- Rotate to Fit: This rotates images shot in portrait orientation into landscape orientation. This is if you are using one of the landscape orientation templates.
- Stroke Border: This adds a line around each thumbnail. Notice that it is added to the edges of the images and not around the image itself.
Notice that you can control the width of the photo borders as well.
- Margins: This refers to the margin around the page, not the margin around each thumbnail.
- Page Grid: This is where you can change the number of columns and rows that you would like to appear on your contact sheet.
- Cell Spacing: This controls the spaces between each thumbnail.
Step 4: How to Customize the Image Settings
Lightroom gives you a lot of options to further customize your contact sheet.
The Guides panel contains rulers and grid guides to help you further with your layout. You can add a bleed to the page or add margins and gutters. These only appear in Lightroom, not on the final contact sheet itself. They are only meant to serve as a guide.
In the Page panel, you can select the color of the background of the contact sheet. It is set to white as default, but you can choose black or another color.
If you have text under the thumbnails, for example, the image number, Lightroom will adjust it to be legible. Some text and background color combinations can be hard to read.
Another cool feature in this panel is the Identity Plate. This is where you can upload your logo to personalize your contact sheet. This is a great feature to use when you are creating marketing material. It also adds a professional touch to images you send to clients.
Lightroom also has this feature in the dropdown under Lightroom at the top left of your screen. Go to Lightroom and choose Identity Plate Setup to upload your logo file.
To use this feature in the Print module, click on Identity Plate in the Page panel.
To upload your logo, click on the identity plate and click on Edit from the dropdown menu.
Click Use a Graphical Identity Plate and then Locate File. Locate the file on your computer and upload it to Lightroom.
Your logo appears on the contact sheet.
You can drag it around your canvas to place it wherever you like.
If you don’t have a log, there is a default you can use and customize for an identity plate.
Click on Use a Styled Text Identity Plate. Underneath where your name appears, you can choose the font and font size.
You can also Watermark your contact sheets in the Page panel. You can choose Copyright from the drop-down for your name with a copyright symbol. Or you can create or upload your own. This will apply a watermark to each thumbnail.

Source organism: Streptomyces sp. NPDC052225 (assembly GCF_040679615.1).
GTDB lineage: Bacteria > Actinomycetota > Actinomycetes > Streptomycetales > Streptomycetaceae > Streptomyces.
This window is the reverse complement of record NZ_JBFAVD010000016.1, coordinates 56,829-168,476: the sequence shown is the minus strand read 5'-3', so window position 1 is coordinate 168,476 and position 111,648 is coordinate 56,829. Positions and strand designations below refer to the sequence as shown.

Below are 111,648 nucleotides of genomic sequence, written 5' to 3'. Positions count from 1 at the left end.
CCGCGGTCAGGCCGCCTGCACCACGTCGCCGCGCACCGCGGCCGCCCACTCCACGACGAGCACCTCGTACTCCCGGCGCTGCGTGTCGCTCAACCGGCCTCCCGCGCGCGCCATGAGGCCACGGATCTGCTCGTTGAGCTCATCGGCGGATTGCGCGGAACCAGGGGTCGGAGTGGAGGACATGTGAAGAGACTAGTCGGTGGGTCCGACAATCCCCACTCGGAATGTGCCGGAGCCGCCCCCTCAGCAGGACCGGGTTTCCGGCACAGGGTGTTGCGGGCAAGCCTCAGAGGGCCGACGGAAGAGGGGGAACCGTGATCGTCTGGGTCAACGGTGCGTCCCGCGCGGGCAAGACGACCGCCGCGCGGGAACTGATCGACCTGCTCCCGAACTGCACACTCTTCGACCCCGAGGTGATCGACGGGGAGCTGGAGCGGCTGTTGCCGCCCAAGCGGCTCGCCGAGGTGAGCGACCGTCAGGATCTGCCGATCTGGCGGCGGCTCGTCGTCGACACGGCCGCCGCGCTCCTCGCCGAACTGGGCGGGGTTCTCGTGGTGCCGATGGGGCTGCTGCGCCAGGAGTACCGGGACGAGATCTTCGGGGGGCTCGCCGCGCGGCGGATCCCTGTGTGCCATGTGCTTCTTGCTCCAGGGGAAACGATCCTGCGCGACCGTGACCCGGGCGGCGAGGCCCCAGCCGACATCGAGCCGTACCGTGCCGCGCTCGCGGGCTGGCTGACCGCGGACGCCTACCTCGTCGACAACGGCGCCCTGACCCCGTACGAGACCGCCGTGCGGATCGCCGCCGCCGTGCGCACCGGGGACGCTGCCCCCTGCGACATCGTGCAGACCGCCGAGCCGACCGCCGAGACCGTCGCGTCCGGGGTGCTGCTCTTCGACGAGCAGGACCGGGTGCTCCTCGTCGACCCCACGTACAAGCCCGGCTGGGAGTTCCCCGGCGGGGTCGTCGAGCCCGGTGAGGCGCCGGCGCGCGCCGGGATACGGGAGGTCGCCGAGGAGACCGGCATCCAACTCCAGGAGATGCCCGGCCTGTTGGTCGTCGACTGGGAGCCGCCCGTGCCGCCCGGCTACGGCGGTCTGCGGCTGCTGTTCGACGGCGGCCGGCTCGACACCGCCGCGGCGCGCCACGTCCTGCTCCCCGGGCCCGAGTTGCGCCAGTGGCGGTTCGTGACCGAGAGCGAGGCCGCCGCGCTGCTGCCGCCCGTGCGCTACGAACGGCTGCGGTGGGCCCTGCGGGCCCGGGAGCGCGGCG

Under Page Options, you can add a page number to the bottom of each contact sheet if you have several. Photo Info offers a series of presets of information like filename, date, or caption. You can choose Sequence to number every image.
If you are using Text, you can select the font size. Make sure that the text size is compatible with the size of each image in the Lightroom contact sheet. The thumbnail will adjust according to the scale of the text. You don’t want to end up with long captions and tiny images!
Step 5: Print or Convert Your Contact Sheet
The last step is to print your contact sheet or save it as a JPEG or PDF. In the Print Job panel, select Print To and choose Printer. Be sure your printer is set up with the proper paper size to match your canvas. For example, the letter size I used in my examples.
Follow the same steps to save your contact sheet as a JPEG file. Choose JPEG File instead of Printer in the Print Job panel.
You will notice that Lightroom does not offer the option to print a PDF. The workaround is to save it as a JPEG and then convert it to a PDF with an app like Small PDF.
This app can compress PDF documents or convert all sorts of files to PDFs. You upload the file, and the program will convert it for you. It’s easy to use, and it is free.
If you have not previously utilized the Print module in Adobe Lightroom, spend some time playing around with it. Try the print templates or customize your own.
It’s an excellent way to create a PDF of your latest work to show a prospective photo buyer. Or you can use it to check how your images will read in print. That is before you undertake the expense of making large prints. For more great Lightroom tips, check our articles on how to make and save a preset in Lightroom or reduce noise in your images!